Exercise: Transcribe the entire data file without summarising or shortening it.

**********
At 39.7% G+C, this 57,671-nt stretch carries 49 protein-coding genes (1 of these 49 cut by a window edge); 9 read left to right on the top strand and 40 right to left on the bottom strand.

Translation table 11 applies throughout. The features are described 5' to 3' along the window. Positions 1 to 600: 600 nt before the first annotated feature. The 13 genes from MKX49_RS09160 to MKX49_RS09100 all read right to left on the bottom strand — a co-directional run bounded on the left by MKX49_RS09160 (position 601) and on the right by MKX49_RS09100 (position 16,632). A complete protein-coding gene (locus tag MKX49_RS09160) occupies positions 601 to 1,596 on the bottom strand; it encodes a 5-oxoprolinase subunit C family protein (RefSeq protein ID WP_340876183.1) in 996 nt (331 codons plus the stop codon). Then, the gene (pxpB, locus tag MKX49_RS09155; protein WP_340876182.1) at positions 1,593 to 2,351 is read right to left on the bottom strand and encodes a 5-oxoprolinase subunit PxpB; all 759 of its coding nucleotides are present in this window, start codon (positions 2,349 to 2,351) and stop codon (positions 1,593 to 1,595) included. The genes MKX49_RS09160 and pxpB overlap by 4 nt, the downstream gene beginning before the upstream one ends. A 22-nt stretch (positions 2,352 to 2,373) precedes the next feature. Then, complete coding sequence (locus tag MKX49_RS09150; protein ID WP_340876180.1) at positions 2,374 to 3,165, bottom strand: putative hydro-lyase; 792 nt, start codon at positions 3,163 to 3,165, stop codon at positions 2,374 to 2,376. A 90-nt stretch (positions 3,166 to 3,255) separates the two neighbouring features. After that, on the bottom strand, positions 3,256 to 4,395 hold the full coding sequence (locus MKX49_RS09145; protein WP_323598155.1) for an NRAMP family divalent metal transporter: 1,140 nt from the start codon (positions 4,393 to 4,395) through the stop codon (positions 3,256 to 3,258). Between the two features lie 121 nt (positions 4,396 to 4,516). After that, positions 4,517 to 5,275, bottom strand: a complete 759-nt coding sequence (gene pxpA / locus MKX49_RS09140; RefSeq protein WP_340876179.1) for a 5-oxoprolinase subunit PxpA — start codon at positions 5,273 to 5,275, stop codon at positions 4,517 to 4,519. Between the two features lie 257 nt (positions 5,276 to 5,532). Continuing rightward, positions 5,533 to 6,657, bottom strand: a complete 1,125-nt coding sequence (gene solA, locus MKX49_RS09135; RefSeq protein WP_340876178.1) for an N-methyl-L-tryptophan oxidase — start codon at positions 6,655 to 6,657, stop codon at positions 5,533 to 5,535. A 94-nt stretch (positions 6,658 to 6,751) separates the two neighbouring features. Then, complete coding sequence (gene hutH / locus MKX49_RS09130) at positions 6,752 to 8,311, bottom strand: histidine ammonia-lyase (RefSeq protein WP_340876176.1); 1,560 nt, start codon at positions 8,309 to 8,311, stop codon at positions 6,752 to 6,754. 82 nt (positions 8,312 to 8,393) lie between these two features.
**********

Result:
At 39.7% G+C, this 57,671-nt stretch carries 49 protein-coding genes (1 of these 49 cut by a window edge); 9 read left to right on the top strand and 40 right to left on the bottom strand.

Translation table 11 applies throughout. The features are described 5' to 3' along the window. Positions 1 to 600: 600 nt before the first annotated feature. The 13 genes from MKX49_RS09160 to MKX49_RS09100 all read right to left on the bottom strand — a co-directional run bounded on the left by MKX49_RS09160 (position 601) and on the right by MKX49_RS09100 (position 16,632). A complete protein-coding gene (locus tag MKX49_RS09160) occupies positions 601 to 1,596 on the bottom strand; it encodes a 5-oxoprolinase subunit C family protein (RefSeq protein ID WP_340876183.1) in 996 nt (331 codons plus the stop codon). Then, the gene (pxpB, locus tag MKX49_RS09155; protein WP_340876182.1) at positions 1,593 to 2,351 is read right to left on the bottom strand and encodes a 5-oxoprolinase subunit PxpB; all 759 of its coding nucleotides are present in this window, start codon (positions 2,349 to 2,351) and stop codon (positions 1,593 to 1,595) included. The genes MKX49_RS09160 and pxpB overlap by 4 nt, the downstream gene beginning before the upstream one ends. A 22-nt stretch (positions 2,352 to 2,373) precedes the next feature. Then, complete coding sequence (locus tag MKX49_RS09150; protein ID WP_340876180.1) at positions 2,374 to 3,165, bottom strand: putative hydro-lyase; 792 nt, start codon at positions 3,163 to 3,165, stop codon at positions 2,374 to 2,376. A 90-nt stretch (positions 3,166 to 3,255) separates the two neighbouring features. After that, on the bottom strand, positions 3,256 to 4,395 hold the full coding sequence (locus MKX49_RS09145; protein WP_323598155.1) for an NRAMP family divalent metal transporter: 1,140 nt from the start codon (positions 4,393 to 4,395) through the stop codon (positions 3,256 to 3,258). Between the two features lie 121 nt (positions 4,396 to 4,516). After that, positions 4,517 to 5,275, bottom strand: a complete 759-nt coding sequence (gene pxpA / locus MKX49_RS09140; RefSeq protein WP_340876179.1) for a 5-oxoprolinase subunit PxpA — start codon at positions 5,273 to 5,275, stop codon at positions 4,517 to 4,519. Between the two features lie 257 nt (positions 5,276 to 5,532). Continuing rightward, positions 5,533 to 6,657, bottom strand: a complete 1,125-nt coding sequence (gene solA, locus MKX49_RS09135; RefSeq protein WP_340876178.1) for an N-methyl-L-tryptophan oxidase — start codon at positions 6,655 to 6,657, stop codon at positions 5,533 to 5,535. A 94-nt stretch (positions 6,658 to 6,751) separates the two neighbouring features. Then, complete coding sequence (gene hutH / locus MKX49_RS09130) at positions 6,752 to 8,311, bottom strand: histidine ammonia-lyase (RefSeq protein WP_340876176.1); 1,560 nt, start codon at positions 8,309 to 8,311, stop codon at positions 6,752 to 6,754. 82 nt (positions 8,312 to 8,393) lie between these two features.